Since the birth of Little L the amount of time I spend reading has definitely diminished. That doesn’t mean I haven’t done any reading though. I have of course found some time to read up on infant development and even squeezed in a little pleasure reading, too.
When I was pregnant with Little L, I pored over two pregnancy books in particular – Heidi Murkoff and Sharon Mazel’s What to Expect When You’re Expecting and Glade B. Curtis and Judith Schuler’s Your Pregnancy Week by Week. I loved these books – I was practically addicted to them, constantly reading and rereading passages.
So after Little L was born, I thought I would be just as into reading the “sequels” to those books – What to Expect the First Year (Heidi Murkoff, Sharon Mazel, Arlene Eisenberg, and Sandee Hathaway) and Your Baby’s First Year Week by Week (also Curtis and Schuler).
However, that hasn’t really been the case. I have no criticism of these books, it’s just that Little L came six weeks early, so he hasn’t hit his developmental milestones at the same time as a so-called “normal” baby. Not that any baby develops at exactly the same rate as any other. It’s just that tracking his development the same way I tracked my pregnancy doesn’t really work. I do have a hand-me-down copy of Your Baby’s First Year by the American Academy of Pediatrics from my sister that I do refer to, knowing that I have to subtract six weeks from Little L’s actual age to adjust for where he should be developmentally.
It has been a good solid resource filled with all the basic, practical information a new parent can use, and a new edition just came out last month.
Because Little L was born prematurely I found myself turning to two books in particular during the first month or so after his birth – Preemies: The Essential Guide for Parents of Premature Babies by Dana Wechsler Linden, Emma Trenti Paroli, and Mia Wechsler Doron and The Premature Baby Book: Everything You Need to About Your Premature Baby from Birth to Age One by James, Martha, Robert, and William Sears. Both of these books helped me understand what I might experience over the next few months with my baby and how best to care for him. These books are very detailed and full of important information.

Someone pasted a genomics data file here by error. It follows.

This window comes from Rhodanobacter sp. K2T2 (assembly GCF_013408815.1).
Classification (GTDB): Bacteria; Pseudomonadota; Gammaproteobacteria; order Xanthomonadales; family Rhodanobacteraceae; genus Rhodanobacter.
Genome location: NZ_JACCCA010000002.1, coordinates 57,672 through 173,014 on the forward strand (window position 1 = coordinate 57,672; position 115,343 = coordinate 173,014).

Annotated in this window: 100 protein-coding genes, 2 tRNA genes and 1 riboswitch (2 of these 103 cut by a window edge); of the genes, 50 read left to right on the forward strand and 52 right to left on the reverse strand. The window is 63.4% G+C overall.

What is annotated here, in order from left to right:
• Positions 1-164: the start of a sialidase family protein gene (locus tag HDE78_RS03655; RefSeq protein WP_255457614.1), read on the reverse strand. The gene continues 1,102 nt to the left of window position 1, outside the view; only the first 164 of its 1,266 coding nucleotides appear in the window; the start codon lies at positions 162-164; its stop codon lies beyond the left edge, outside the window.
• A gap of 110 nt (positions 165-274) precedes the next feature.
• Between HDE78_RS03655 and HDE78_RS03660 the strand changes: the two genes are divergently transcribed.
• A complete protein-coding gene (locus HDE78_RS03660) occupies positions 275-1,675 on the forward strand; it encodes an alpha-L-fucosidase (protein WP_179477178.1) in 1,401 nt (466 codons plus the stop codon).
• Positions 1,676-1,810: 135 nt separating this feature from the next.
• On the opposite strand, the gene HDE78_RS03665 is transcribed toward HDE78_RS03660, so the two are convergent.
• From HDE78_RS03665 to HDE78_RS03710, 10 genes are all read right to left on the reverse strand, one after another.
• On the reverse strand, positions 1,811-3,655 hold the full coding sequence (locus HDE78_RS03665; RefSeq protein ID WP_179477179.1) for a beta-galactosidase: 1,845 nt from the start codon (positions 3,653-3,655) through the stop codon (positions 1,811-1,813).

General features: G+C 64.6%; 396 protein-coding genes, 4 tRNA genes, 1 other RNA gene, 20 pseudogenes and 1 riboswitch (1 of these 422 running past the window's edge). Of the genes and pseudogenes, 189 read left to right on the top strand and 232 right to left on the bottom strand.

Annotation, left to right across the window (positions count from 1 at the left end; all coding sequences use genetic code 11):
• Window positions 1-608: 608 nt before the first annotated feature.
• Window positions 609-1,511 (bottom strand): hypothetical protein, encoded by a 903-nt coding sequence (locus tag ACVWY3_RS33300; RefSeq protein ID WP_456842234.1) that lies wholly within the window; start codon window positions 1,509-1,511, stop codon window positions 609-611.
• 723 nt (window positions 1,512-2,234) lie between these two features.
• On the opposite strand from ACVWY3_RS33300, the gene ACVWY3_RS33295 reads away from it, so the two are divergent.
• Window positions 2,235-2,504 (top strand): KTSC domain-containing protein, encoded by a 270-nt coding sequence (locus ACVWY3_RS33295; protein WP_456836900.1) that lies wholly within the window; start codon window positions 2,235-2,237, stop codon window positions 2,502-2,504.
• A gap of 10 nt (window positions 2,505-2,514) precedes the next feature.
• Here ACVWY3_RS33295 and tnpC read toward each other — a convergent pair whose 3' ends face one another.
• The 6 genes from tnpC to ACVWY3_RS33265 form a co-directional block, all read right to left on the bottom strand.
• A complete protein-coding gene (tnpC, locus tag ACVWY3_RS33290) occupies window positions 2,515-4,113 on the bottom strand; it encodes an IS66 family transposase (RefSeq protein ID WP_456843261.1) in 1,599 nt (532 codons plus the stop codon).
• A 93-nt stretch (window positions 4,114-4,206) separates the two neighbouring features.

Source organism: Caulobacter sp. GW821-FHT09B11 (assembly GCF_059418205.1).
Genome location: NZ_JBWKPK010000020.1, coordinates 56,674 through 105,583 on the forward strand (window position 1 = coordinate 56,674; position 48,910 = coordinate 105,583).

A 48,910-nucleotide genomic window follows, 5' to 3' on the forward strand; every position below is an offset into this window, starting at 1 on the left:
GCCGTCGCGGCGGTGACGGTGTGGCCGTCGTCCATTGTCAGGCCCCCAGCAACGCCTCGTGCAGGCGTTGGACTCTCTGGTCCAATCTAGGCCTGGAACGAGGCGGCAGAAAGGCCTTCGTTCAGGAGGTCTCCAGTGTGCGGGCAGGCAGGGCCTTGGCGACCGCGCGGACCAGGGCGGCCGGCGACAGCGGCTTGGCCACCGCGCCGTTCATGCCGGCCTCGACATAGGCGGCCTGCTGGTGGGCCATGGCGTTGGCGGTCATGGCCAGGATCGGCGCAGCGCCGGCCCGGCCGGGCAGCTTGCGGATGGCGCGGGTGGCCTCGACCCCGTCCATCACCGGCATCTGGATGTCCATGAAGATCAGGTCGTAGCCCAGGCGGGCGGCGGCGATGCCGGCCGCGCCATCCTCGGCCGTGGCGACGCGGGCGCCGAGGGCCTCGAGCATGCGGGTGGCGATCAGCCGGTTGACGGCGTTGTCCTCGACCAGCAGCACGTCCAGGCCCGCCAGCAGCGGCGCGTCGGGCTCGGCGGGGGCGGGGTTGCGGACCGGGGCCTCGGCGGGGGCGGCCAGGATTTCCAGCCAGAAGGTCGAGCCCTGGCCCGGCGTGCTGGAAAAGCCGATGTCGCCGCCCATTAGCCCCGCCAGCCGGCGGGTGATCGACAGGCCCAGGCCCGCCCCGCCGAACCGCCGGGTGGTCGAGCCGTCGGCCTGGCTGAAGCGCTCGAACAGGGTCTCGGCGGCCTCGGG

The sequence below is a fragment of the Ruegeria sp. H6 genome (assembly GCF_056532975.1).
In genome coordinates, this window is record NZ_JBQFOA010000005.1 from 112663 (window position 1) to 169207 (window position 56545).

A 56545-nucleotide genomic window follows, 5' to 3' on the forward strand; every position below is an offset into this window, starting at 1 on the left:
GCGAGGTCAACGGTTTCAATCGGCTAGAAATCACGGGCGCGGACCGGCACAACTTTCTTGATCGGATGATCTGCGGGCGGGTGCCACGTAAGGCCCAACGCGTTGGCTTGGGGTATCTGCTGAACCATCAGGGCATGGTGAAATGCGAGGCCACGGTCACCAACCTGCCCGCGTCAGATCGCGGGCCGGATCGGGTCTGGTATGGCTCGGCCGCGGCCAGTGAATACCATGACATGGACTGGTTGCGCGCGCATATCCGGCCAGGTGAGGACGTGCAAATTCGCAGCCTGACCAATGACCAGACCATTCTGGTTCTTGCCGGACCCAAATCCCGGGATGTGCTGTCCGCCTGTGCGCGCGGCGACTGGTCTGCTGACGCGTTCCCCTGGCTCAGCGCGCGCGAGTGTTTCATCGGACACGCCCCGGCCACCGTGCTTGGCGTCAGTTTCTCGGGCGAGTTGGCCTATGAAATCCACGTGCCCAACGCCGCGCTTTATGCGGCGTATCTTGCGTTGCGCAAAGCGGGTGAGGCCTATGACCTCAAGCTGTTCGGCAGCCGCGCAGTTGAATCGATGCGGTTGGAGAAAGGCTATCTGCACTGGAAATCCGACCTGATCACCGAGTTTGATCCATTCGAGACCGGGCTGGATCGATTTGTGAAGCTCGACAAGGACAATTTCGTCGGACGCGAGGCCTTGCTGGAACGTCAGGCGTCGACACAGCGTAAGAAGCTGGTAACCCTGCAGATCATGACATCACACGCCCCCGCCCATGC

Let me just say here that Little L has always been very healthy. He did have to stay in the NICU for his first three weeks, but that was just so he could learn to eat on his own and put on some weight. My husband and I are so grateful and feel so blessed that he has not had to endure the difficult journey many premature babies do.
However, even though I found both of these books extremely helpful and would recommend them to any parent of a premature baby, I couldn’t always bring myself to read them. I especially had a hard time opening them up during those three weeks Little L was in the hospital. It’s a difficult thing to leave the hospital without your newborn, even when you know he’s doing fine and is being cared for by excellent doctors and nurses. On more than one occasion I broke down in tears while reading these books. I hated being separated from my little boy, I felt bad that he had such a rough start to his life, and I felt so, so sorry for those parents of other premature babies having to deal with the major complications and health problems described in the books.
It was at those times when I couldn’t bear to read another sentence about sick little babies that I met a new literary friend – Sookie Stackhouse. Yes, instead of moping and feeling blue, I read about Charlaine Harris’ young waitress, her vampire boyfriend, and their supernatural adventures. I know this series may seem like an odd choice for my situation, but sometimes you just need an escape, and the Sookie Stackhouse series definitely fills that need. I’ve only read the first three books in the series so far, but I’m totally hooked.
Oh, and one more title that any new parent can use: Healthy Sleep Habits, Happy Child by Marc Weissbluth.
Even though Little L is not a fussy baby, it isn’t always easy to get him to sleep. This is another book recommended by my sister, whose own son is a year and a half older than mine. She’s been a great resource for me. Weissbluth gives down-to-earth advice on how to get your child to sleep better, and even though my husband and I have not been perfect about following his instructions, this has been a great guide. The book is broken down by age, with tips for each level, and Weissbluth does address prematurity and how it affects sleep development, which I appreciate.
Remember – it is possible for a new parent to fit in a little reading, and I highly recommend it for maintaining your sanity!